Level 2

Introduction

Anterior cruciate ligament reconstruction is generally perceived to successfully restore knee stability and enable individuals to return to their prior activity level. However, several meta-analyses [4, 5] concluded that ACLR fails to restore normal structure and function of the knee. Furthermore, only 65% of individuals return to their pre-injury level of sports participation and 55% of competitive athletes return to sports [2]. Perhaps more concerning is that ACLR does not appear to reduce the risk of PTOA after ACL injury. After ACLR, the prevalence of radiographic OA ranges from 39 to 90% 7–12 years after surgery [7, 16, 19].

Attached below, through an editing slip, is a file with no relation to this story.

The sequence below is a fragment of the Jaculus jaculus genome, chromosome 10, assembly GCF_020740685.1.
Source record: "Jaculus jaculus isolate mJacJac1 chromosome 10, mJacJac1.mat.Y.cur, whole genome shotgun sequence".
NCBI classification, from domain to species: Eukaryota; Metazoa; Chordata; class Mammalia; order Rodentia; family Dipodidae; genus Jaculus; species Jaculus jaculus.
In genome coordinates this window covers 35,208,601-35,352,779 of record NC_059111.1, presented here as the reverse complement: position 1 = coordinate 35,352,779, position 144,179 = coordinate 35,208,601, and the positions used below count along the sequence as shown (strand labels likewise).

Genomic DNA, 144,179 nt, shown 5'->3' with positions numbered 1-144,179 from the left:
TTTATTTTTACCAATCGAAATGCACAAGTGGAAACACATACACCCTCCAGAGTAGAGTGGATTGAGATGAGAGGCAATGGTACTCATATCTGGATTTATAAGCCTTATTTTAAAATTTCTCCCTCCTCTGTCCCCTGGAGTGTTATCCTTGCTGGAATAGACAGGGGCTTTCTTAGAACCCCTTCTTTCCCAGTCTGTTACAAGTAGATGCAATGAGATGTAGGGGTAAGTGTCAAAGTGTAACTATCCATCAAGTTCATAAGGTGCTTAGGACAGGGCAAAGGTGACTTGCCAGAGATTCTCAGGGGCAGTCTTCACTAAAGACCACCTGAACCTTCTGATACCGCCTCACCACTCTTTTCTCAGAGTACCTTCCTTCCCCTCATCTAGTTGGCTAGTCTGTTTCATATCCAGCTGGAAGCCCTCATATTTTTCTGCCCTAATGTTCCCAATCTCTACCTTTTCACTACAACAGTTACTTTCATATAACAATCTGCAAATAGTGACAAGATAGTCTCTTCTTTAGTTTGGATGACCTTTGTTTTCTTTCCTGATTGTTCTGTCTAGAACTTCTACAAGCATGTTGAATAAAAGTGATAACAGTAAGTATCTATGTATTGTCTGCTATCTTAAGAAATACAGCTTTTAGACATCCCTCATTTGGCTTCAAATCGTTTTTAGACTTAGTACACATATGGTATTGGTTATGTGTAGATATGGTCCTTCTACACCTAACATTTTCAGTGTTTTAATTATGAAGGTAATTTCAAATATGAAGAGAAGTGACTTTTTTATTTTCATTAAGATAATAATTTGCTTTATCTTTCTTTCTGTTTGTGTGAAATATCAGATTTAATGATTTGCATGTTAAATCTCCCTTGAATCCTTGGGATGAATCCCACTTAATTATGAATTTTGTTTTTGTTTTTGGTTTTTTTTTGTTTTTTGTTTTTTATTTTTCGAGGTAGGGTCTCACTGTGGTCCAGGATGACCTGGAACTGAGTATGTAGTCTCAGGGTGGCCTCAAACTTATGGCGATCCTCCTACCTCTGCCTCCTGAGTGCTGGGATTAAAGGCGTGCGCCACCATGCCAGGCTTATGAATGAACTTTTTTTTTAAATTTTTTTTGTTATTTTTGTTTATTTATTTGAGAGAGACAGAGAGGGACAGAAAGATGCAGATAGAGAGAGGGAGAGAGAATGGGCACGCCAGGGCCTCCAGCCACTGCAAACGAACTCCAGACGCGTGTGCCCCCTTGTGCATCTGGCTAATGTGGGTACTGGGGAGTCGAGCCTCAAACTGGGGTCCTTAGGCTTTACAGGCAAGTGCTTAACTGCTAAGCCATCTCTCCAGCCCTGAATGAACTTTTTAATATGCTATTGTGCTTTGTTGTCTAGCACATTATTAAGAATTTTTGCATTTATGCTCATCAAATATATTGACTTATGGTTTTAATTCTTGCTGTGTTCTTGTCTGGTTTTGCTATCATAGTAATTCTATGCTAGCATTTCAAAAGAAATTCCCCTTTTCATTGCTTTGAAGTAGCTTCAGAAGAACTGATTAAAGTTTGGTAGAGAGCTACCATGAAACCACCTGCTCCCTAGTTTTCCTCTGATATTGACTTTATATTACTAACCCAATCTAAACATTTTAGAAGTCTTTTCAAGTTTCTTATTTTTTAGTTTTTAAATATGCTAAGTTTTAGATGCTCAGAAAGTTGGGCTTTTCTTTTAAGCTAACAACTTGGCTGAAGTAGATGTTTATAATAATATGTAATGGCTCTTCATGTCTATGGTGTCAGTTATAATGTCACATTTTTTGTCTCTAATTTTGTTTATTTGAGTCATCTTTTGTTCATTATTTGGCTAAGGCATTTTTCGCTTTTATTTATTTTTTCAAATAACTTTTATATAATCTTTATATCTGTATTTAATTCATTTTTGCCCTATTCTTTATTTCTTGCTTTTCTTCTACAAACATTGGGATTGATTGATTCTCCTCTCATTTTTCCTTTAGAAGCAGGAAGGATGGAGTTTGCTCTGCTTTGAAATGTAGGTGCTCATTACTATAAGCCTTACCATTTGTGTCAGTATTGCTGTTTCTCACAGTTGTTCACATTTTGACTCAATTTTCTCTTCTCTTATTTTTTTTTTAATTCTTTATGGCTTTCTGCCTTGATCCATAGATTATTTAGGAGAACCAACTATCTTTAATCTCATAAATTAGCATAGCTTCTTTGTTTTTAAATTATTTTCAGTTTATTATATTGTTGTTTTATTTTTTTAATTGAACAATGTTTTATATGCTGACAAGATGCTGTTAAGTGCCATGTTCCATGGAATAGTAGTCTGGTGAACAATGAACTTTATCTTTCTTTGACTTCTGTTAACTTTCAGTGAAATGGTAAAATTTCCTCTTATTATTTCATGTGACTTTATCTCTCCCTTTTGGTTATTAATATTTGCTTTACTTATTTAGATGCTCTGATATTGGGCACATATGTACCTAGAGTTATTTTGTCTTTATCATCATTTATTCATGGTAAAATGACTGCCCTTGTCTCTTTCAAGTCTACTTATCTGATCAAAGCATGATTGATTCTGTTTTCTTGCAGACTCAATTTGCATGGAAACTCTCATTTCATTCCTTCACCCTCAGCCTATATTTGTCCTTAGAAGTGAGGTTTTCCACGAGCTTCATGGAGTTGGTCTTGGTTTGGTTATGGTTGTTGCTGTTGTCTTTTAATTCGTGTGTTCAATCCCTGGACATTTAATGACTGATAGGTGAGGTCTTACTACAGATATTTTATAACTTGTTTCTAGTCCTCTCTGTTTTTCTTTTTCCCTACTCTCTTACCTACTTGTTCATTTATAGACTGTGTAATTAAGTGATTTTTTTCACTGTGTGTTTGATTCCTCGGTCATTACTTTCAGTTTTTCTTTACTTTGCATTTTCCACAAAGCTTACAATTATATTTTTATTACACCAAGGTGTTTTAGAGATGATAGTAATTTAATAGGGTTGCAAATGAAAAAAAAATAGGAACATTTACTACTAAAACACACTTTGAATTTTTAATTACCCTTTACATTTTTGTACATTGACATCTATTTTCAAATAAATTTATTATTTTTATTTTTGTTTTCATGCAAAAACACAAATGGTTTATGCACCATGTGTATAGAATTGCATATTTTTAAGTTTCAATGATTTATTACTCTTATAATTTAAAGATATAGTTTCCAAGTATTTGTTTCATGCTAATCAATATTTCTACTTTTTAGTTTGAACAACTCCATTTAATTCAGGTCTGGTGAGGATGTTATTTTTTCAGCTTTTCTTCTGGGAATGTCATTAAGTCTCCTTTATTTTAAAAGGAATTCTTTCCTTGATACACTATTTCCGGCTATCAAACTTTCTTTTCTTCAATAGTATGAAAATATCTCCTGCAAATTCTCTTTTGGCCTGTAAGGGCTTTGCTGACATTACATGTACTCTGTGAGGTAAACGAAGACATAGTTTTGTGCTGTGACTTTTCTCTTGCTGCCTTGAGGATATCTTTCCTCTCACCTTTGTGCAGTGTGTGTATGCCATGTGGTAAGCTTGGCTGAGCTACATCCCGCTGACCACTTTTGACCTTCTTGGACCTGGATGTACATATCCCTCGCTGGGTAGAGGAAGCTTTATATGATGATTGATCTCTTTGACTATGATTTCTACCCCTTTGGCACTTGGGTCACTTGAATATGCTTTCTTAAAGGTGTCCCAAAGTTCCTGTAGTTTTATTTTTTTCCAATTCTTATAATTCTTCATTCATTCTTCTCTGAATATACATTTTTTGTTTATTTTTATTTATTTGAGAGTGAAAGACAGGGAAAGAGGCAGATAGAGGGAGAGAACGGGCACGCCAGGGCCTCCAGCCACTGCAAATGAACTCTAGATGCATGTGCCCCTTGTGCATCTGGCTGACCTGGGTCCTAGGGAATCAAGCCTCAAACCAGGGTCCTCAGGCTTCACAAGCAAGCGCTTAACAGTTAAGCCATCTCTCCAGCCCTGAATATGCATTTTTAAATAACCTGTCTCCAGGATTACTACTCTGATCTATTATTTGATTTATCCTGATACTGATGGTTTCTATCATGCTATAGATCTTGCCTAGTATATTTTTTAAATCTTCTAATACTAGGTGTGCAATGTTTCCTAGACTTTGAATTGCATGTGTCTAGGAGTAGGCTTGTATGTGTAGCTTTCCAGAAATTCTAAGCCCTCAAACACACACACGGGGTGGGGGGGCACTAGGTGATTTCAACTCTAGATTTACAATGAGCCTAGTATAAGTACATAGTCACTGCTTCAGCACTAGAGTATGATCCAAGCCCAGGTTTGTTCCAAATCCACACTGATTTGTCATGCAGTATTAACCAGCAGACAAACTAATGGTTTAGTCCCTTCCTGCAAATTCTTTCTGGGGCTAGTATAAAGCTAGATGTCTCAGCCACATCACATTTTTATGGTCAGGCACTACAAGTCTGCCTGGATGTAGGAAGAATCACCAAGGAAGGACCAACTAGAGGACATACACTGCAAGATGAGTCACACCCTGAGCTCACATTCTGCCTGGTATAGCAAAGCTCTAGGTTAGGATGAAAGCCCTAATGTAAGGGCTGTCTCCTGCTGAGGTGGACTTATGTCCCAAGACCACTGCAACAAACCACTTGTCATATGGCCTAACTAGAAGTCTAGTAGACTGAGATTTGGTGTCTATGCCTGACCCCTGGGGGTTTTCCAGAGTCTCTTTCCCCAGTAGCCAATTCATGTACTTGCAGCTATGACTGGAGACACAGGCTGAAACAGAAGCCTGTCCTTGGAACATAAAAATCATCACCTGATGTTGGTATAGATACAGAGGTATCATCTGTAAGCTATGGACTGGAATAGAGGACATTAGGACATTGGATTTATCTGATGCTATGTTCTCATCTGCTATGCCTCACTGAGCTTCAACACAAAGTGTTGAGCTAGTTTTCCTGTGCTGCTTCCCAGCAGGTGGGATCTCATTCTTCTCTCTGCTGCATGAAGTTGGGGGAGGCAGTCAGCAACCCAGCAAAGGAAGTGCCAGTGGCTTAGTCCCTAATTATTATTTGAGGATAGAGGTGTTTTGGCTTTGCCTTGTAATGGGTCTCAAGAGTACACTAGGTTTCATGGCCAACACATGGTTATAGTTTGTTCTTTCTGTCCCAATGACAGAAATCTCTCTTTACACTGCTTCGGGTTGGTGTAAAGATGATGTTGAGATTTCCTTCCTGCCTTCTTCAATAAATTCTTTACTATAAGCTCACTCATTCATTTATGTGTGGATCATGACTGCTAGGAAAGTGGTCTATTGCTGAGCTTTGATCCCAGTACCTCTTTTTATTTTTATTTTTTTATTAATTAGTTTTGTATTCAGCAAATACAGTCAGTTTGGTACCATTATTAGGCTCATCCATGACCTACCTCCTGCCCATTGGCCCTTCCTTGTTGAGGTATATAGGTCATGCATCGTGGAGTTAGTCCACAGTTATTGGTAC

Methods to anatomically reconstruct the ACL, in which the tunnels are placed within the anatomic footprints of the tibial and femoral insertions of the native ligament, have been proposed to improve the outcomes of ACL surgery. Anatomic methods to reconstruct the ACL include single-bundle (SB) ACLR, in which a single graft is used to replace both bundles of the ACL or double-bundle (DB) ACLR, in which separate grafts are used to replace each bundle of the ACL. It is believed that in comparison to SB ACLR, DB ACLR more closely restores normal structure of the knee, leading to more normal knee kinematics and improved clinical outcomes. Meta-analyses of level 1 and 2 studies comparing SB and DB ACLR [14, 15, 17, 18, 21, 28] have resulted in inconsistent conclusions, with some concluding that DB ACLR results in reduced rotational [14, 15, 18, 20, 28] and anterior laxity, [6, 15, 17, 18, 20, 28] however few have demonstrated a benefit in terms of patient-reported outcomes [17]. None of the meta-analyses included studies in which the same graft type and size was used for all individuals and in which the size and location of the insertion sites was controlled.